The Most Common Complaint On Solo Roleplaying and Why It Ultimately Doesn’t Matter

A common complaint seen with solo roleplaying is how the process is so isolated that there’s no true back and forth like a usual RPG. That, even with using randomized numbers with a fixed yes-to-no ratio based on either odds or situational context or even creating randomized events that your character has to overcome, you’re still just wearing the hat of a GM before switching it out for a player’s. This often leads to a question I think a lot of people will hear when talking about solo roleplaying:

“Isn’t it a lot like writing then?”

And that’s… honestly a good question. It’s definitely one that you’ll have different answers to depending on who you ask. Obviously, if you’re playing a solo game for the sake of the game, such as playing the Micro RPG chapbooks, then no. It’s not like writing at all. Same if you just play the game to get a feel for how your character or the world reacts and responds. These two aspects rely more on the crunch of a game rather than its fluff.

However, there is a serious question here if you care more for the story. You have the final say of what happens, after all, so, wouldn’t it just be the same as writing a book?

This article is here to debunk that question, and it will do so with one simple explanation: No, you don’t have a final say.

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Why I Won’t Be Playing The Other Two Worst RPGs Of All Time

A while ago, I played the worst RPG known to the Tabletop RPG industry, FATAL, and found that, even without all the offensive material, it lived up to its name. Needlessly convoluted with its skill system, its job system hopelessly broken, and the entire game is incomplete. And yet, of the three to be considered the Unholy Trinity…

This is the only game I can play. Today’s post is going to go into detail as to why I’m not going to be playing the other two entries in the “Worst RPGs Ever” category. Before you think that these are a no brainer, allow me to preface this with a question:

If it took me a while to wrap my head around FATAL’s system, how would I be able to wrap my head around these?

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Mini-Rant: FATAL’s Occupation System And Why It’s Broken

While I dunked on FATAL so hard, I would recommend anything else to play, there’s one aspect of the game I did find interesting.

Rather than generic fantasy classes like Fighter, Wizard, and Rogue, we have Occupations. I found these interesting because they allow for roleplaying in different ways. While some of them do have direct parallels to a D&D class, most are simple, every day jobs that people take. Instead of doing a simple “save the world” plot as a brave, buff warrior, you could instead be a humble basket weaver.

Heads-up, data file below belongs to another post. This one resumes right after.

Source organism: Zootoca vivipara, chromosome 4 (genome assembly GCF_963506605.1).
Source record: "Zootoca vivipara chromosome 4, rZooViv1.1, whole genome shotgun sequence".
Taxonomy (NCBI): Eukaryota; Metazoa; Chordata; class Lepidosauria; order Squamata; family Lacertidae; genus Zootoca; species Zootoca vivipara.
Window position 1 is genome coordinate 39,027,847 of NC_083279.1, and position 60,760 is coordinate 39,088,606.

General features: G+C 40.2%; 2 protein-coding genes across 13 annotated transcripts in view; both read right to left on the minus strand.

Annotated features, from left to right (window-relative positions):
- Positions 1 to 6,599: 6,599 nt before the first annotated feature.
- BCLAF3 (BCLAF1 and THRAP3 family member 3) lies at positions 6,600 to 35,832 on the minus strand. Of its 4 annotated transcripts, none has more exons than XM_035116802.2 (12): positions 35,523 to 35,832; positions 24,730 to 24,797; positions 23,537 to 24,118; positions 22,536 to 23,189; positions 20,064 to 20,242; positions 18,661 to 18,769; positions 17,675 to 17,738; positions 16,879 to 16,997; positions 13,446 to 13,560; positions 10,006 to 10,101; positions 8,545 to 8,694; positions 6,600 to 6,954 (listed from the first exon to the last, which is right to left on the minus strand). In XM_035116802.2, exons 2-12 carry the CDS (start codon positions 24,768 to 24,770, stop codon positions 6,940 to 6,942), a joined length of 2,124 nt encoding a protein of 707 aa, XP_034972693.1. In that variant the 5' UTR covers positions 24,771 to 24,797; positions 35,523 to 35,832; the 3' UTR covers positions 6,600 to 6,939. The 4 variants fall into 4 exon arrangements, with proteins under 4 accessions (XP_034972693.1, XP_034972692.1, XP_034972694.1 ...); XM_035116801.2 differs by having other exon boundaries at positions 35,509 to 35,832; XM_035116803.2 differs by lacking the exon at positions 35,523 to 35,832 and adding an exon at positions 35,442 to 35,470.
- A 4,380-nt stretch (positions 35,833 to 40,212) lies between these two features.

And that’s what I love about that concept. It allows for different stories to be woven. However, there’s a bit of a problem.

Advancement points.

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I’m A Bad DM Towards Myself

This is another musing of mine. This time, it’s around the OSR and D20 systems. The overall theme is levelling. As you may have noticed in the times I’ve played an OSR or D20 game, I might have stacked the deck in the opponent’s favor. A good example is how I ended up killing off my entire party plus one late comer in my Swords and Six-Siders game because I insisted on having them fight a monster of a higher level, or even have them be out numbered seven to one.

If you notice my past games, the reason is pretty obvious: I play a lot of games on Solo RPG Voyages that don’t have a heavy focus on scale or even have a fixed scale. What I mean is that there’s no clear indicator of how strong one person is compared to another like in D&D. Either both parties have even grounds in terms of powers or in the case of a few games like Titan World, one party is guaranteed to be stronger than the other due to how mechanics are. Continue reading

My Thoughts On Salvo! Denmark Strait

Alright, so as it turns out, Salvo also has an expansion, though dealing with the Battle of Denmark Strait. However, I’m gonna go away from the norm of how I play games and instead tell you an experience that I had. For the first time, I played a solo game with a pencil and paper.